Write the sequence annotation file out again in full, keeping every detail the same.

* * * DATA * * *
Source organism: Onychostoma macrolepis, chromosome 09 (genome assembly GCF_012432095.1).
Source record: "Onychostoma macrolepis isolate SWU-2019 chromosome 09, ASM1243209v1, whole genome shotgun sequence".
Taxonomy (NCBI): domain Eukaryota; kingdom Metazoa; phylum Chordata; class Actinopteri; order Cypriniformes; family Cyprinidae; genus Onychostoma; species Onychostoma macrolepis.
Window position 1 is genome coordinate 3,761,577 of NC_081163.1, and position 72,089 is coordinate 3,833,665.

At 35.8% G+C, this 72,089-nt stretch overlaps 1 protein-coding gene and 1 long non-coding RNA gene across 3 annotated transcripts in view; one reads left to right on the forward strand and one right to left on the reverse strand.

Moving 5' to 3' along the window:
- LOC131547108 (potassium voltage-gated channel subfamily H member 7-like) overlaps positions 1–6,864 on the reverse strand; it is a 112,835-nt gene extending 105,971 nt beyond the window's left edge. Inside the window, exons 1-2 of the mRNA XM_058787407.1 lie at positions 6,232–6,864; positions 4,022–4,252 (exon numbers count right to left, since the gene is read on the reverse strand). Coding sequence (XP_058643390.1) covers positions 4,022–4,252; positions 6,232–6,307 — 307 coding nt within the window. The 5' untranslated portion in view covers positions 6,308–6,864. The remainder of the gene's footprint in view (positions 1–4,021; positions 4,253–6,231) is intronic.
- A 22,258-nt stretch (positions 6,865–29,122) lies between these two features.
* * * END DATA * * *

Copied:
Source organism: Onychostoma macrolepis, chromosome 09 (genome assembly GCF_012432095.1).
Source record: "Onychostoma macrolepis isolate SWU-2019 chromosome 09, ASM1243209v1, whole genome shotgun sequence".
Taxonomy (NCBI): domain Eukaryota; kingdom Metazoa; phylum Chordata; class Actinopteri; order Cypriniformes; family Cyprinidae; genus Onychostoma; species Onychostoma macrolepis.
Window position 1 is genome coordinate 3,761,577 of NC_081163.1, and position 72,089 is coordinate 3,833,665.

At 35.8% G+C, this 72,089-nt stretch overlaps 1 protein-coding gene and 1 long non-coding RNA gene across 3 annotated transcripts in view; one reads left to right on the forward strand and one right to left on the reverse strand.

Moving 5' to 3' along the window:
- LOC131547108 (potassium voltage-gated channel subfamily H member 7-like) overlaps positions 1–6,864 on the reverse strand; it is a 112,835-nt gene extending 105,971 nt beyond the window's left edge. Inside the window, exons 1-2 of the mRNA XM_058787407.1 lie at positions 6,232–6,864; positions 4,022–4,252 (exon numbers count right to left, since the gene is read on the reverse strand). Coding sequence (XP_058643390.1) covers positions 4,022–4,252; positions 6,232–6,307 — 307 coding nt within the window. The 5' untranslated portion in view covers positions 6,308–6,864. The remainder of the gene's footprint in view (positions 1–4,021; positions 4,253–6,231) is intronic.
- A 22,258-nt stretch (positions 6,865–29,122) lies between these two features.